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  19. Your blog is interesting to read. I like your attitude. Very straightforward and you're so brave telling things that you don't want to do. Great!

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  20. Are you kidding me! That's crazy! To me it makes it more realistic for a kid to play with a toy up in the air backwards, forwards, and upside down... because KIDS.
    I'm totally with you about NOT selling your soul. I'm very picky about what I put on my blog, which sometimes I wonder if it hurts me. However, I have to stick with my own ethos. :)
    Great post!
    XOXO
    Dean
    www.mrsaokaworkinprogress.com

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  21. I never work with a company on a product review that wants edits. It is not worth my time. The only way I agree to edits if it is a high paying sponsored post. For that, I do expect edits. With that said, I would fight for the photos as I am the creative force behind it. If they don't like it, I withdraw the photo, but I won't take it over again.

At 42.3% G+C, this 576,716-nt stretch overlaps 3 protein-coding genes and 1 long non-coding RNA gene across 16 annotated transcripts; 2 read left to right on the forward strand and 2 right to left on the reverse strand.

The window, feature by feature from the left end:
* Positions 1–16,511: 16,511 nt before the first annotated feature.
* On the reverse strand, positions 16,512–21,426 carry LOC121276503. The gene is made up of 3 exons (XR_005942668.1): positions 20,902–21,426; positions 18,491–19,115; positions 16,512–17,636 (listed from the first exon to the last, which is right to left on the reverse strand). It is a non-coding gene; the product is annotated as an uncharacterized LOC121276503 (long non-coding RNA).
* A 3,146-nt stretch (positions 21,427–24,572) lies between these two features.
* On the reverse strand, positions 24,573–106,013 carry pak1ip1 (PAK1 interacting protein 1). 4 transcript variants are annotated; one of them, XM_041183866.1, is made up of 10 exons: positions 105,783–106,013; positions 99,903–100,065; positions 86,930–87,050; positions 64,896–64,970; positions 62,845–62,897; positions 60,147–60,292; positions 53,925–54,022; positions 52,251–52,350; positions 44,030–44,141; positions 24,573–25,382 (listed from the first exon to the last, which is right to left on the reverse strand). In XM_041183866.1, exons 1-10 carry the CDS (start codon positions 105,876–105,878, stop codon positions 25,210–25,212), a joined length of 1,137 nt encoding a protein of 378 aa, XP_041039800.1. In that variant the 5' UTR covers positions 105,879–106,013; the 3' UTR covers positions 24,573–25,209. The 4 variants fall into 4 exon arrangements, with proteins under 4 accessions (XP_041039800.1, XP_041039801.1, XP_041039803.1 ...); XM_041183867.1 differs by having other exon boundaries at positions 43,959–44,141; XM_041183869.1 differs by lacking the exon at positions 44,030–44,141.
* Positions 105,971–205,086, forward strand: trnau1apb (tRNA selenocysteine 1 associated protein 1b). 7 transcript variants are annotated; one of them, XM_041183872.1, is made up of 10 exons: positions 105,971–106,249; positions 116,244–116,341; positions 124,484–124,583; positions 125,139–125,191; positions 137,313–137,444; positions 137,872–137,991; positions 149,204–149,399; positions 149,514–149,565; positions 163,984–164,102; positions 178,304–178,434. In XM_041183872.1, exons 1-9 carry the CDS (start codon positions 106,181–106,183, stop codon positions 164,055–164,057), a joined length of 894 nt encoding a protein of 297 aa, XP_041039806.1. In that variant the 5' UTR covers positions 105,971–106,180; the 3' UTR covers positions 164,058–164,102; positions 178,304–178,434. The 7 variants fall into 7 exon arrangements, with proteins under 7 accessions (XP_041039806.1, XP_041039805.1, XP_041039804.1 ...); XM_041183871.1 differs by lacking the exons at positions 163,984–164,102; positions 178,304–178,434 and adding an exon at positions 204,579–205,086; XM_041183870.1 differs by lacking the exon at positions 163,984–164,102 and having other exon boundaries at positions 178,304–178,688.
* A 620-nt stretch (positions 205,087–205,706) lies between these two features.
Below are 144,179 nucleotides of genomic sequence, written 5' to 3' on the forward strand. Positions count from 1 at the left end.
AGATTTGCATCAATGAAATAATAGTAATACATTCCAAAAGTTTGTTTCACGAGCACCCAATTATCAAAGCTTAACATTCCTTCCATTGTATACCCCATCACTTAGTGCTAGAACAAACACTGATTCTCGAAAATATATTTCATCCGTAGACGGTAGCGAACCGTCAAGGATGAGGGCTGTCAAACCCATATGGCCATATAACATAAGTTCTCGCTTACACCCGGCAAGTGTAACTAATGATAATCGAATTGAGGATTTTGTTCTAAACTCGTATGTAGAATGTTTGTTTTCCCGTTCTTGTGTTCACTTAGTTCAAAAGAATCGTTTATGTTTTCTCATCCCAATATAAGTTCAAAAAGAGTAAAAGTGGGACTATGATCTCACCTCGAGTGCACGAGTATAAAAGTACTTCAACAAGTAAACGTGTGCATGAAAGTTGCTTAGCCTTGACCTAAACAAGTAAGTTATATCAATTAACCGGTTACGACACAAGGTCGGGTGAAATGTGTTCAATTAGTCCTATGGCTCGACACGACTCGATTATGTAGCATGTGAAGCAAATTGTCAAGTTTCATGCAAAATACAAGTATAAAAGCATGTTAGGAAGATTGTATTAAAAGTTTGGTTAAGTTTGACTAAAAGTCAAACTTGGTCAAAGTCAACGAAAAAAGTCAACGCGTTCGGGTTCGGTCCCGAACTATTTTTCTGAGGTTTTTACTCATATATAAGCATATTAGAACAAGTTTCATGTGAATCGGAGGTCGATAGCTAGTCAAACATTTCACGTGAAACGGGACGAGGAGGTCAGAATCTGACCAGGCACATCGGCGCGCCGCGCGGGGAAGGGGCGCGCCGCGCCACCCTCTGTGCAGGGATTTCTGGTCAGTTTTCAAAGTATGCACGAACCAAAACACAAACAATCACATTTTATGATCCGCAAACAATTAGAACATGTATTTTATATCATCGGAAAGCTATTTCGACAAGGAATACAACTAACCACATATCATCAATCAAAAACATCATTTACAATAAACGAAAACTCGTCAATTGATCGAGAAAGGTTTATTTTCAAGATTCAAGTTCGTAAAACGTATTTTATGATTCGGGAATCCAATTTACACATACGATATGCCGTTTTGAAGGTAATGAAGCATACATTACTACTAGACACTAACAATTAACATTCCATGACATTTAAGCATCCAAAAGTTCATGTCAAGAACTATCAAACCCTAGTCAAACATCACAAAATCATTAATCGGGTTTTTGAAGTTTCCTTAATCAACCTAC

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  22. I think I would have just posted both images, the "real to you" image and the one the sponsor was requesting. You have so many memories already, one photo shouldn't make too much of a difference

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  23. What a great thought provoking post. I know so many people who did sell their soul to blog. Hello can we say bladder control panties overload this year (lets be honest everyone this year seemed like they were raving about those liner or panties). I am also with you with certain fast food campaigns...I decline because I dont eat there so why lie for some dollars. I get there is money to be made but its never that serious to have to overexaggerate or nitpick at little things for a perfect blog post.